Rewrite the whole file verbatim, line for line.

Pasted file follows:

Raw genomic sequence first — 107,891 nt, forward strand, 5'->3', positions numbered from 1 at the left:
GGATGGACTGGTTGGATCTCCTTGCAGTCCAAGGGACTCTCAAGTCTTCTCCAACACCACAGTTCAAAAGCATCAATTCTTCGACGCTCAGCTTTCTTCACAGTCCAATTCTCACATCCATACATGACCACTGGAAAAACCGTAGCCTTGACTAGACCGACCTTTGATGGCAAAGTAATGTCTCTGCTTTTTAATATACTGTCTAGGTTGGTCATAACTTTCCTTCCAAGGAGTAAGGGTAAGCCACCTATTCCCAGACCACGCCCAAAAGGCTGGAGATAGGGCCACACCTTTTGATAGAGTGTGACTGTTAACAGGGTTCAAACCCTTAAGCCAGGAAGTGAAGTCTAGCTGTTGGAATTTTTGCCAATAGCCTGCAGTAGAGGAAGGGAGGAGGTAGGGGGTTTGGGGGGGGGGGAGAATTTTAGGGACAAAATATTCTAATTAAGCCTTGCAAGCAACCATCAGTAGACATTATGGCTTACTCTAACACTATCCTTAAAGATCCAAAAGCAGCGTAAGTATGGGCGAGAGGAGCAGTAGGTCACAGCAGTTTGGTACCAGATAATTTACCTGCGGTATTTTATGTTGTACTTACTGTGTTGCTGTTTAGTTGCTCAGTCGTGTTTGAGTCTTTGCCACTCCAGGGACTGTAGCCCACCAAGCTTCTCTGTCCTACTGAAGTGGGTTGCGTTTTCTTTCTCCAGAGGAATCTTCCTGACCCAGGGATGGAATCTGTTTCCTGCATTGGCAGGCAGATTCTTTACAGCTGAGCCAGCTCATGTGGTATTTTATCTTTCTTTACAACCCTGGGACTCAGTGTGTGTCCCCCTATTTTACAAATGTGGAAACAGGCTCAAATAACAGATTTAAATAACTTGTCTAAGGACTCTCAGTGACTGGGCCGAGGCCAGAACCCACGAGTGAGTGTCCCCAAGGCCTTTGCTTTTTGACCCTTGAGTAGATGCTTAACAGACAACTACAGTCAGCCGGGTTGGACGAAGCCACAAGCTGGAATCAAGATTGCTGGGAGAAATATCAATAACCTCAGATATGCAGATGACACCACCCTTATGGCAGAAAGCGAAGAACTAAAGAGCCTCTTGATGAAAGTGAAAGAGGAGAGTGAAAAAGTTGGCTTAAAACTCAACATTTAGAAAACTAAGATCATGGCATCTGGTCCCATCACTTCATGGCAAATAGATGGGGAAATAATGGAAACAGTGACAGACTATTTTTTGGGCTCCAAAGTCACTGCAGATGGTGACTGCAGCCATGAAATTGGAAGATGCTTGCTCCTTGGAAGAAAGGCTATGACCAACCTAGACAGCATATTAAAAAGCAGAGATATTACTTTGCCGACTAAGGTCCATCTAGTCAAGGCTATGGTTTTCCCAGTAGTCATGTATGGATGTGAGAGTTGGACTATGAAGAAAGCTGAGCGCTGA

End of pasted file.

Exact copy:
Raw genomic sequence first — 107,891 nt, forward strand, 5'->3', positions numbered from 1 at the left:
GGATGGACTGGTTGGATCTCCTTGCAGTCCAAGGGACTCTCAAGTCTTCTCCAACACCACAGTTCAAAAGCATCAATTCTTCGACGCTCAGCTTTCTTCACAGTCCAATTCTCACATCCATACATGACCACTGGAAAAACCGTAGCCTTGACTAGACCGACCTTTGATGGCAAAGTAATGTCTCTGCTTTTTAATATACTGTCTAGGTTGGTCATAACTTTCCTTCCAAGGAGTAAGGGTAAGCCACCTATTCCCAGACCACGCCCAAAAGGCTGGAGATAGGGCCACACCTTTTGATAGAGTGTGACTGTTAACAGGGTTCAAACCCTTAAGCCAGGAAGTGAAGTCTAGCTGTTGGAATTTTTGCCAATAGCCTGCAGTAGAGGAAGGGAGGAGGTAGGGGGTTTGGGGGGGGGGGAGAATTTTAGGGACAAAATATTCTAATTAAGCCTTGCAAGCAACCATCAGTAGACATTATGGCTTACTCTAACACTATCCTTAAAGATCCAAAAGCAGCGTAAGTATGGGCGAGAGGAGCAGTAGGTCACAGCAGTTTGGTACCAGATAATTTACCTGCGGTATTTTATGTTGTACTTACTGTGTTGCTGTTTAGTTGCTCAGTCGTGTTTGAGTCTTTGCCACTCCAGGGACTGTAGCCCACCAAGCTTCTCTGTCCTACTGAAGTGGGTTGCGTTTTCTTTCTCCAGAGGAATCTTCCTGACCCAGGGATGGAATCTGTTTCCTGCATTGGCAGGCAGATTCTTTACAGCTGAGCCAGCTCATGTGGTATTTTATCTTTCTTTACAACCCTGGGACTCAGTGTGTGTCCCCCTATTTTACAAATGTGGAAACAGGCTCAAATAACAGATTTAAATAACTTGTCTAAGGACTCTCAGTGACTGGGCCGAGGCCAGAACCCACGAGTGAGTGTCCCCAAGGCCTTTGCTTTTTGACCCTTGAGTAGATGCTTAACAGACAACTACAGTCAGCCGGGTTGGACGAAGCCACAAGCTGGAATCAAGATTGCTGGGAGAAATATCAATAACCTCAGATATGCAGATGACACCACCCTTATGGCAGAAAGCGAAGAACTAAAGAGCCTCTTGATGAAAGTGAAAGAGGAGAGTGAAAAAGTTGGCTTAAAACTCAACATTTAGAAAACTAAGATCATGGCATCTGGTCCCATCACTTCATGGCAAATAGATGGGGAAATAATGGAAACAGTGACAGACTATTTTTTGGGCTCCAAAGTCACTGCAGATGGTGACTGCAGCCATGAAATTGGAAGATGCTTGCTCCTTGGAAGAAAGGCTATGACCAACCTAGACAGCATATTAAAAAGCAGAGATATTACTTTGCCGACTAAGGTCCATCTAGTCAAGGCTATGGTTTTCCCAGTAGTCATGTATGGATGTGAGAGTTGGACTATGAAGAAAGCTGAGCGCTGA